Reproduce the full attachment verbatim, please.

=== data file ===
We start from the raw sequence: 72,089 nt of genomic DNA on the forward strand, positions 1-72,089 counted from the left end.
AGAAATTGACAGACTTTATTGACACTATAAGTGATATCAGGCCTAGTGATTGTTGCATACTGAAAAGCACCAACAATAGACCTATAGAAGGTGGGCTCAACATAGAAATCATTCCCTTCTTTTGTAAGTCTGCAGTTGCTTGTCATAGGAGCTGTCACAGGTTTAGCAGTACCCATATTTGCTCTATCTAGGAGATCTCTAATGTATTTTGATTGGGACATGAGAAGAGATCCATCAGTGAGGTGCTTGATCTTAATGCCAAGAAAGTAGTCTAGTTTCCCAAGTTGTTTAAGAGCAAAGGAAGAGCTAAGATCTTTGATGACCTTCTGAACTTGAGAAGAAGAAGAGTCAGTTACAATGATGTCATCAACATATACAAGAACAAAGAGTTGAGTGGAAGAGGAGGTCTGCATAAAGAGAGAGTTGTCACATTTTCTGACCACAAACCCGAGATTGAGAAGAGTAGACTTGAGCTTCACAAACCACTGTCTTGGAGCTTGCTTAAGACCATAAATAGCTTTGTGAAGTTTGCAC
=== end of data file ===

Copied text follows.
We start from the raw sequence: 72,089 nt of genomic DNA on the forward strand, positions 1-72,089 counted from the left end.
AGAAATTGACAGACTTTATTGACACTATAAGTGATATCAGGCCTAGTGATTGTTGCATACTGAAAAGCACCAACAATAGACCTATAGAAGGTGGGCTCAACATAGAAATCATTCCCTTCTTTTGTAAGTCTGCAGTTGCTTGTCATAGGAGCTGTCACAGGTTTAGCAGTACCCATATTTGCTCTATCTAGGAGATCTCTAATGTATTTTGATTGGGACATGAGAAGAGATCCATCAGTGAGGTGCTTGATCTTAATGCCAAGAAAGTAGTCTAGTTTCCCAAGTTGTTTAAGAGCAAAGGAAGAGCTAAGATCTTTGATGACCTTCTGAACTTGAGAAGAAGAAGAGTCAGTTACAATGATGTCATCAACATATACAAGAACAAAGAGTTGAGTGGAAGAGGAGGTCTGCATAAAGAGAGAGTTGTCACATTTTCTGACCACAAACCCGAGATTGAGAAGAGTAGACTTGAGCTTCACAAACCACTGTCTTGGAGCTTGCTTAAGACCATAAATAGCTTTGTGAAGTTTGCAC